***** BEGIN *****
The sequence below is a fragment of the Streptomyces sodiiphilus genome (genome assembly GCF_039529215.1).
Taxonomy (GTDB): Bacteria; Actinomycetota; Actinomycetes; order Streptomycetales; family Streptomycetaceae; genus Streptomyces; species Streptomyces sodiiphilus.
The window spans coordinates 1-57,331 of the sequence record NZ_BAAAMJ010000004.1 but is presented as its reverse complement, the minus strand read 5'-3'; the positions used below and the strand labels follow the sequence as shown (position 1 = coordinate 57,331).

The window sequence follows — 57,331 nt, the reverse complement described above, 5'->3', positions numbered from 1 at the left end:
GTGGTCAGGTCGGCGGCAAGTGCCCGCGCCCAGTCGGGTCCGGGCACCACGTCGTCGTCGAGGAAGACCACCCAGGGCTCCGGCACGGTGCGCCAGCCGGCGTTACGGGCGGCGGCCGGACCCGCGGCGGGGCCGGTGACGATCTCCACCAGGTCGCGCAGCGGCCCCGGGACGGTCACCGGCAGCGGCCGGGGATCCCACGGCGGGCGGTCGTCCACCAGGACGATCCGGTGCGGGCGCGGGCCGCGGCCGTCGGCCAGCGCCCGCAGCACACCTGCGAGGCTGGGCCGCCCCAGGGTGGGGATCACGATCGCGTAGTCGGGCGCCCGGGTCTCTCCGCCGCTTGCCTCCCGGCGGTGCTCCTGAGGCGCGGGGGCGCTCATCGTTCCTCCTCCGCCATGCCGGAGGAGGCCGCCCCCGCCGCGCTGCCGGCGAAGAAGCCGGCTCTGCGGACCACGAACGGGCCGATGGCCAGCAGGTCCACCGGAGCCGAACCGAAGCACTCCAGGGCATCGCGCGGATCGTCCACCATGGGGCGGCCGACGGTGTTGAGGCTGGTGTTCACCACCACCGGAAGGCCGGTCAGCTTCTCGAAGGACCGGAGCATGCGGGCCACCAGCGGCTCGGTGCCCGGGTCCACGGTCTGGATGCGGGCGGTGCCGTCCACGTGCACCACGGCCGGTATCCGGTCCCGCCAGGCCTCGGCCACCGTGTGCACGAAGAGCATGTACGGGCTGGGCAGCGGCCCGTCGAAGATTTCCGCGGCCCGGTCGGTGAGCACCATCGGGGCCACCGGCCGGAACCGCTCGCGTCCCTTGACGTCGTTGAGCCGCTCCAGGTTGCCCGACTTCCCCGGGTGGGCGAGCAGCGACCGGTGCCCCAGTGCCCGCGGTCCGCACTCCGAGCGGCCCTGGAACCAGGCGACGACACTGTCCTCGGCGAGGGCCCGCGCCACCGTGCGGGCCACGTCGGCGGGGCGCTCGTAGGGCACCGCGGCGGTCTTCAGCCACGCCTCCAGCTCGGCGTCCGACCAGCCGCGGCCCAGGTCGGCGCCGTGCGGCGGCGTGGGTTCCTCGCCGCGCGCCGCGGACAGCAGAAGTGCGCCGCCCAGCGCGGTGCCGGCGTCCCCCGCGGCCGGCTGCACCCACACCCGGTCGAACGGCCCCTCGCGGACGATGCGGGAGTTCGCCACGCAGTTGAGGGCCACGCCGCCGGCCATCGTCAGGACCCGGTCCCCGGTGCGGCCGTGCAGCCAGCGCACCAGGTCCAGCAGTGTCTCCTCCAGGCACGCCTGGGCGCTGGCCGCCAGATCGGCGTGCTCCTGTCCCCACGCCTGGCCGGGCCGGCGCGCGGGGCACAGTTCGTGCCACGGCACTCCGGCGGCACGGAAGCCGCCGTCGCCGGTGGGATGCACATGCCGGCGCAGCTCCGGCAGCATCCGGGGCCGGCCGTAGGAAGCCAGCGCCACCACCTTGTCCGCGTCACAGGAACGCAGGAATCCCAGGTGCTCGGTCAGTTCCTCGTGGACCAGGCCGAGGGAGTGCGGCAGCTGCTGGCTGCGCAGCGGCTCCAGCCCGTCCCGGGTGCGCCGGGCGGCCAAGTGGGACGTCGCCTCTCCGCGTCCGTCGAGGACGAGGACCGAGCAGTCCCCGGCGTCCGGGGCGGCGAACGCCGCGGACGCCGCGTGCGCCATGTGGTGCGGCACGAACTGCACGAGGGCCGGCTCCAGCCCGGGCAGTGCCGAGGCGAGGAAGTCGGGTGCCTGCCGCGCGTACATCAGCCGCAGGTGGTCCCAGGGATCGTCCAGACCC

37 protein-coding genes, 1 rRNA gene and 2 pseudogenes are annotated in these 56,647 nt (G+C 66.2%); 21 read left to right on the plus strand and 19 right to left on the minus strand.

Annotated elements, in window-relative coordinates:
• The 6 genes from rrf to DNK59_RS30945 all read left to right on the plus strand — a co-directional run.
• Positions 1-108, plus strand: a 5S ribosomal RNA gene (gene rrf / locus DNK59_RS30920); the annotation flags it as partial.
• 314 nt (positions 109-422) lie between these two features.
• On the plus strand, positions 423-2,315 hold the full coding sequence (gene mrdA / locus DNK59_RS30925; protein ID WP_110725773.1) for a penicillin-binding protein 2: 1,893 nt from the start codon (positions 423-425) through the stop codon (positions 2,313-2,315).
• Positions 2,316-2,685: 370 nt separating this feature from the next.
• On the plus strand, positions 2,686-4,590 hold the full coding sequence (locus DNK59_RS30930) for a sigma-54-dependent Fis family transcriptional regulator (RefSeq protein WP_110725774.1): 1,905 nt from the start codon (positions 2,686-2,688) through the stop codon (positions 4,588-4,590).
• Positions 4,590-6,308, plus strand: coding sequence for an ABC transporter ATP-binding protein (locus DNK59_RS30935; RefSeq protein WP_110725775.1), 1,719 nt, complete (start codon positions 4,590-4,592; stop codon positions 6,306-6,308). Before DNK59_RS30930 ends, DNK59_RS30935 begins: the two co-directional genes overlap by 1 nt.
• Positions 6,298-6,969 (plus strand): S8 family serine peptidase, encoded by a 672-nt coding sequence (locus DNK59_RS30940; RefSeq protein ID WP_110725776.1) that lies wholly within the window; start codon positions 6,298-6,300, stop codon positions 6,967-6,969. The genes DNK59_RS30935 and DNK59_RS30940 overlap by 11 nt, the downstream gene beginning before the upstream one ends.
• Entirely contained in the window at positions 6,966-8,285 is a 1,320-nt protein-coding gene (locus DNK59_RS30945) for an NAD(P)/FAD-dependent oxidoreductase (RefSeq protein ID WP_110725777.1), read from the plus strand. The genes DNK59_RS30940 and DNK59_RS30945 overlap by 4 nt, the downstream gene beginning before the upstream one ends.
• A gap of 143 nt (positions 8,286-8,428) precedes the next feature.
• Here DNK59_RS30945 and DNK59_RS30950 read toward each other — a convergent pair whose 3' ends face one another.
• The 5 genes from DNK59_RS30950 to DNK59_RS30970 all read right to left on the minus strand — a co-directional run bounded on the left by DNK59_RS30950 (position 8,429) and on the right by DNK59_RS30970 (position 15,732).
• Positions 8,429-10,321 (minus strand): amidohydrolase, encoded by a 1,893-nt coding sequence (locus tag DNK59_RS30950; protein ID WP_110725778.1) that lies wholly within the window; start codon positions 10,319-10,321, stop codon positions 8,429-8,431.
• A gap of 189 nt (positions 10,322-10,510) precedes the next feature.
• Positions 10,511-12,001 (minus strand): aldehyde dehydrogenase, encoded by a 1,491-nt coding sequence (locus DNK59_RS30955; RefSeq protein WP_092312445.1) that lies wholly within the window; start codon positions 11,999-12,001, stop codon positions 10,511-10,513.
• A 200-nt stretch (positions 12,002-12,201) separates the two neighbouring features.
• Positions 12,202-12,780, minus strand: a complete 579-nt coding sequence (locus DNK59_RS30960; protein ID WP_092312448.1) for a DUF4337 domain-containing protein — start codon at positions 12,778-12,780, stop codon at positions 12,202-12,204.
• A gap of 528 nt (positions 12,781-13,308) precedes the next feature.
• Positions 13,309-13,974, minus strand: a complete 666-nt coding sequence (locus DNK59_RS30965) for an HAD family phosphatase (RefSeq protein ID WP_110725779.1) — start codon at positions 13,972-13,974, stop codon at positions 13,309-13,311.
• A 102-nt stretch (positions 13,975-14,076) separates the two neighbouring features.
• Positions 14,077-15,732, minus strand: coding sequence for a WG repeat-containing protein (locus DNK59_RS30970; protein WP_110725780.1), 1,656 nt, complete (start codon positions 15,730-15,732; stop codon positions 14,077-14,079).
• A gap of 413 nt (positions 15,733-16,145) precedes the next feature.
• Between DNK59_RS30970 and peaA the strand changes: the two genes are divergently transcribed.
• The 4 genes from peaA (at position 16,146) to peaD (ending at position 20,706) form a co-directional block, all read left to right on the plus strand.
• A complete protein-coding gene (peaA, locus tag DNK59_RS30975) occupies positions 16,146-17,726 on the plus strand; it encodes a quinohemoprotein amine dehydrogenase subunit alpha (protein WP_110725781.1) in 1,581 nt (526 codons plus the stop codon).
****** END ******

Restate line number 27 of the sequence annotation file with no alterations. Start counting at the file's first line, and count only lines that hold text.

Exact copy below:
• A 102-nt stretch (positions 13,975-14,076) separates the two neighbouring features.